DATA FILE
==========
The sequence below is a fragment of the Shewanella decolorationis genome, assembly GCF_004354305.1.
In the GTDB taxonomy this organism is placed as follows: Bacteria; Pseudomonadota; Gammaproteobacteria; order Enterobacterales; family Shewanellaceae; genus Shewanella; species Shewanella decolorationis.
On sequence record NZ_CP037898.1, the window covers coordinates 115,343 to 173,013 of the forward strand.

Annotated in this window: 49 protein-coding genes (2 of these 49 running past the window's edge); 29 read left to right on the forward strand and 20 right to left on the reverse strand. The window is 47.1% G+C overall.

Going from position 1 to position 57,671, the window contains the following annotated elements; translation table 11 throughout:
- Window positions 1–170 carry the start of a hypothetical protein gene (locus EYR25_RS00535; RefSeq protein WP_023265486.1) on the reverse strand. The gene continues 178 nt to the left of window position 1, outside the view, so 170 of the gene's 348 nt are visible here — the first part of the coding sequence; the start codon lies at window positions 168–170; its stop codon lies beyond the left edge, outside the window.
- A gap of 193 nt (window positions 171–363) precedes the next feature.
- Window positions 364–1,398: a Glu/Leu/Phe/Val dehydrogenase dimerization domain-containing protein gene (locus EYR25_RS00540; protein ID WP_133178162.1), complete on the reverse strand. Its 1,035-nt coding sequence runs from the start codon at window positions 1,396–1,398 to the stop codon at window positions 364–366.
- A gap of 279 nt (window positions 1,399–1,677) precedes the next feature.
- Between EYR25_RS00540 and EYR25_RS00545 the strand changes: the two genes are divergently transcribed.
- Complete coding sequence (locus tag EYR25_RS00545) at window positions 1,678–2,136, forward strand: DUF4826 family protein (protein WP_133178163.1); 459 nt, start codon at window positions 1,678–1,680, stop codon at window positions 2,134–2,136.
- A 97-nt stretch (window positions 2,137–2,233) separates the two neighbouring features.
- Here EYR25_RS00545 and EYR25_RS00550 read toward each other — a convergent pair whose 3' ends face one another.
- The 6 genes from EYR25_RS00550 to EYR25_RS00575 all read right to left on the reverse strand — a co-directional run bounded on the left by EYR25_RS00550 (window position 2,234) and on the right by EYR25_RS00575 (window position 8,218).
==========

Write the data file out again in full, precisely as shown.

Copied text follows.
The sequence below is a fragment of the Shewanella decolorationis genome, assembly GCF_004354305.1.
In the GTDB taxonomy this organism is placed as follows: Bacteria; Pseudomonadota; Gammaproteobacteria; order Enterobacterales; family Shewanellaceae; genus Shewanella; species Shewanella decolorationis.
On sequence record NZ_CP037898.1, the window covers coordinates 115,343 to 173,013 of the forward strand.

Annotated in this window: 49 protein-coding genes (2 of these 49 running past the window's edge); 29 read left to right on the forward strand and 20 right to left on the reverse strand. The window is 47.1% G+C overall.

Going from position 1 to position 57,671, the window contains the following annotated elements; translation table 11 throughout:
- Window positions 1–170 carry the start of a hypothetical protein gene (locus EYR25_RS00535; RefSeq protein WP_023265486.1) on the reverse strand. The gene continues 178 nt to the left of window position 1, outside the view, so 170 of the gene's 348 nt are visible here — the first part of the coding sequence; the start codon lies at window positions 168–170; its stop codon lies beyond the left edge, outside the window.
- A gap of 193 nt (window positions 171–363) precedes the next feature.
- Window positions 364–1,398: a Glu/Leu/Phe/Val dehydrogenase dimerization domain-containing protein gene (locus EYR25_RS00540; protein ID WP_133178162.1), complete on the reverse strand. Its 1,035-nt coding sequence runs from the start codon at window positions 1,396–1,398 to the stop codon at window positions 364–366.
- A gap of 279 nt (window positions 1,399–1,677) precedes the next feature.
- Between EYR25_RS00540 and EYR25_RS00545 the strand changes: the two genes are divergently transcribed.
- Complete coding sequence (locus tag EYR25_RS00545) at window positions 1,678–2,136, forward strand: DUF4826 family protein (protein WP_133178163.1); 459 nt, start codon at window positions 1,678–1,680, stop codon at window positions 2,134–2,136.
- A 97-nt stretch (window positions 2,137–2,233) separates the two neighbouring features.
- Here EYR25_RS00545 and EYR25_RS00550 read toward each other — a convergent pair whose 3' ends face one another.
- The 6 genes from EYR25_RS00550 to EYR25_RS00575 all read right to left on the reverse strand — a co-directional run bounded on the left by EYR25_RS00550 (window position 2,234) and on the right by EYR25_RS00575 (window position 8,218).